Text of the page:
But Pitarch, Spain's Director General for Defence Policy from 2004 to 2006 called instead for Spain to make "a military gesture" in response to the arrival of the boats.

He said the UK vessels should be prevented from entering Gibraltar and also criticized the "overly passive" attitude of the Spain's defence minister.

"Hide your tail between your legs, Minister. It (your stance) is unacceptable," said Pitarch.

The former NATO official also called for London to officially condemn Gibraltar's decision to create an artificial concrete reef in the waters off the tiny UK territory.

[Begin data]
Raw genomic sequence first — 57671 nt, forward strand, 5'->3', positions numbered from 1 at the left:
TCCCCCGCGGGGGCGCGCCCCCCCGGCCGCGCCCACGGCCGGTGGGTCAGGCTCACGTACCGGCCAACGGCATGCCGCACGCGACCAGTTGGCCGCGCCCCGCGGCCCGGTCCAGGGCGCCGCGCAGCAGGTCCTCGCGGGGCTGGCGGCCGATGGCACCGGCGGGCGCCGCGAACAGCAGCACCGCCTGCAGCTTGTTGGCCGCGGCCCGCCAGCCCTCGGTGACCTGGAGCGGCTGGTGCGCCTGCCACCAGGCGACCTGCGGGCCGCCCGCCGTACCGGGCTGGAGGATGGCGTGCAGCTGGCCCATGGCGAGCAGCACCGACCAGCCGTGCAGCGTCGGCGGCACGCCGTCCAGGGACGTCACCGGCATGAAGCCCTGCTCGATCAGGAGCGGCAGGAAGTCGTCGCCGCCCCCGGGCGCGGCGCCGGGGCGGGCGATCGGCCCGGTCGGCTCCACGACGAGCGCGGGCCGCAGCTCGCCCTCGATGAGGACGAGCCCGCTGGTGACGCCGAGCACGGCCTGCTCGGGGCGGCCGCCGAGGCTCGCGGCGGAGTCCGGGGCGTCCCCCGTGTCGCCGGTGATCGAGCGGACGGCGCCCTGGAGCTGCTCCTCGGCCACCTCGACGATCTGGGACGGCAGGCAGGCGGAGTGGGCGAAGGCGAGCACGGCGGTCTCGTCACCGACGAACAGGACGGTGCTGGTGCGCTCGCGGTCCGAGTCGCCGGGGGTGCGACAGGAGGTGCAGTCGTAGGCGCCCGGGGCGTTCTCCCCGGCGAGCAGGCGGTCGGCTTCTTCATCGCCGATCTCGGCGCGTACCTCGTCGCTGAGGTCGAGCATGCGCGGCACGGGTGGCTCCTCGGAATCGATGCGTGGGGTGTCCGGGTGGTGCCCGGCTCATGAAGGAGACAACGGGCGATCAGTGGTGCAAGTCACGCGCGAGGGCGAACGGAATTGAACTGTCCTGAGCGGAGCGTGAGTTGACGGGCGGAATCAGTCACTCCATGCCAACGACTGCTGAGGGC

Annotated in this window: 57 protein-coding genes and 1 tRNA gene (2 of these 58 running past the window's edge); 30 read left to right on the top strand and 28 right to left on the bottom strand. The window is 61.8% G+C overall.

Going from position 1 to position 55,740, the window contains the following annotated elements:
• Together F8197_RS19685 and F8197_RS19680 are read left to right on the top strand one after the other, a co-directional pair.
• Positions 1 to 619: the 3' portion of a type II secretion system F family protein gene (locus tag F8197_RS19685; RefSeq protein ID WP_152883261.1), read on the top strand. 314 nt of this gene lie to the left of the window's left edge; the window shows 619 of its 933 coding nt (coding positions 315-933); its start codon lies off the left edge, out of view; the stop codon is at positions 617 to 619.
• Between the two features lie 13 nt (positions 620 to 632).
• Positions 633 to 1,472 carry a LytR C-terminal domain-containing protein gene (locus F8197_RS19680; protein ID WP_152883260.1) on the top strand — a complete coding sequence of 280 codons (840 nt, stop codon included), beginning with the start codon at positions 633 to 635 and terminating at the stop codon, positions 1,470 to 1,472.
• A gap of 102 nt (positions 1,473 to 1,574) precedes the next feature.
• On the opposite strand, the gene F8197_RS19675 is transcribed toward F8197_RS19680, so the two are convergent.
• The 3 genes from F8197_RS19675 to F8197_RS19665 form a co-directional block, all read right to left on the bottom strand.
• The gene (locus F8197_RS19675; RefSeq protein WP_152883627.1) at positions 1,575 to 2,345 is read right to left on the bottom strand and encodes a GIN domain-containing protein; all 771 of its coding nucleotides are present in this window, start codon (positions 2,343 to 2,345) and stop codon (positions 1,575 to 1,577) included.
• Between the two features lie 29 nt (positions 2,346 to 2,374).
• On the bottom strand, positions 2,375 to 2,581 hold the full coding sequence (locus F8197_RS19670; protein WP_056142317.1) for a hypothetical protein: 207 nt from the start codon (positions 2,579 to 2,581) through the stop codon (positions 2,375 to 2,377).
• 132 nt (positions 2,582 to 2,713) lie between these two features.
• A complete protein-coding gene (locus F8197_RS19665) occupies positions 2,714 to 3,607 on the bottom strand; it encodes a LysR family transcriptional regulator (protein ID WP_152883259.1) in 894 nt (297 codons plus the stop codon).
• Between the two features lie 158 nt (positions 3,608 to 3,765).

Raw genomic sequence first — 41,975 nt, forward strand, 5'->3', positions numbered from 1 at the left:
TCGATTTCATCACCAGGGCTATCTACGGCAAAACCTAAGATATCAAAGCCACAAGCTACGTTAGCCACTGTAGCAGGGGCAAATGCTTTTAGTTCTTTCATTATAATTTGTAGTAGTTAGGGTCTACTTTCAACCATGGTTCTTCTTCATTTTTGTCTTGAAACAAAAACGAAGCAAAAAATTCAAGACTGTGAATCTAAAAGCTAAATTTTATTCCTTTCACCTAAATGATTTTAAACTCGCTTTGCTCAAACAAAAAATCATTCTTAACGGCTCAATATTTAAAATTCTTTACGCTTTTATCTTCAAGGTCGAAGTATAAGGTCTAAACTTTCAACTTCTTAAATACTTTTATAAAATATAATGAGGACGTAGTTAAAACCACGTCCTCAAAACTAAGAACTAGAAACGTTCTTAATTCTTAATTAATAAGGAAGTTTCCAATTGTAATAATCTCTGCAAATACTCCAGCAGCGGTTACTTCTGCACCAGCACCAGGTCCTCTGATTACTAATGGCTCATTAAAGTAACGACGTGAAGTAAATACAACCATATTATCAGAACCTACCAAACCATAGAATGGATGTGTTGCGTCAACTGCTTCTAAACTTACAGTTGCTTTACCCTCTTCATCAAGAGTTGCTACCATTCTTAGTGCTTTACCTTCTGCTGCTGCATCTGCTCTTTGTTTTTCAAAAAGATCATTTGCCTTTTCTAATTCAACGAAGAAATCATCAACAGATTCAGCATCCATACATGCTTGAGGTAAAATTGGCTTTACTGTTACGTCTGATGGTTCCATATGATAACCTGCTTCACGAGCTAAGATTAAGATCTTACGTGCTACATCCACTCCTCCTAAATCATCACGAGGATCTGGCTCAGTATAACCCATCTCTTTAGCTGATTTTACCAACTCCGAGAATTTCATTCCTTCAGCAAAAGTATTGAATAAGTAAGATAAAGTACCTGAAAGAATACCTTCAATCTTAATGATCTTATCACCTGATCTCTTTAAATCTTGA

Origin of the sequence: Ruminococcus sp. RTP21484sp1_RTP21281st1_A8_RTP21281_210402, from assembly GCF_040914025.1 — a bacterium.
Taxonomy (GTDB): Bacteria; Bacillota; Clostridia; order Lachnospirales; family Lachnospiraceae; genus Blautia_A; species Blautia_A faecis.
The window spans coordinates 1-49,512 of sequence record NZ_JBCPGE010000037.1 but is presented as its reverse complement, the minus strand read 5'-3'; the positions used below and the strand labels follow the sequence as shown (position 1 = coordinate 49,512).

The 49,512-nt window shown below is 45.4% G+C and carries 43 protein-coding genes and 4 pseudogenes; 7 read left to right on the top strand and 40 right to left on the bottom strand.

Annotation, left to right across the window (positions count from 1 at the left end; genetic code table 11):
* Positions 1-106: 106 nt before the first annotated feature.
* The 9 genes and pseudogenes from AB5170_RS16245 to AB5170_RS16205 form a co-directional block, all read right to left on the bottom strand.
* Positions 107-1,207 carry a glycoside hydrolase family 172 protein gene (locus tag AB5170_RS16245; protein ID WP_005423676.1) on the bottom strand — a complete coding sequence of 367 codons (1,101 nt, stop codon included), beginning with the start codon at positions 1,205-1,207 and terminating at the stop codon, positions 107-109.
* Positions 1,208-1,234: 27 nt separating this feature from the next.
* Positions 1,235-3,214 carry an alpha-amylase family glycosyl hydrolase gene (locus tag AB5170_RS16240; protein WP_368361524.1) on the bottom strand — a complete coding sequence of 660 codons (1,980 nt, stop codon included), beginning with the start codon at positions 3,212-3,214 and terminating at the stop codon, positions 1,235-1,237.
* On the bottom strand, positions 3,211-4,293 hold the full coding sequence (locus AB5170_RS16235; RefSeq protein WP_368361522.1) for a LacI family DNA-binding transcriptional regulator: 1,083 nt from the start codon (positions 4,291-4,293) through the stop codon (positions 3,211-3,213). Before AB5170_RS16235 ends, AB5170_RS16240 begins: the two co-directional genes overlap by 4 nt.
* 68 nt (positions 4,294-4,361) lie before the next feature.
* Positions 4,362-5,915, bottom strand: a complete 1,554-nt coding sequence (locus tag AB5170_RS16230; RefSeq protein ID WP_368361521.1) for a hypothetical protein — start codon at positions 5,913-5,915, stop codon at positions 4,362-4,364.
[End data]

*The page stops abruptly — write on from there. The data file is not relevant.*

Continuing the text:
That move appears to be the cause of current tensions between the UK and Spain, with Madrid saying the reef blocks access to traditional fishing grounds of local Spanish fishermen.

Spain has even floated the idea of charging a €50 border fee for cars entering or exiting Gibraltar. 

On Friday, Jose Manuel Garcia-Margallo told Spain's ABC newspaper the money raised would go towards compensating those fishermen.

Pitarch made headlines in 2012 when he said independence for Catalonia was "unthinkable". 

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Gibraltar holds referendum on its draconian abortion laws

Gibraltar heads to the polls on Thursday to vote on plans to ease abortion laws which currently carry possible life sentences for offenders, in a referendum delayed for over a year by the coronavirus pandemic.

Gibraltar holds referendum on its draconian abortion laws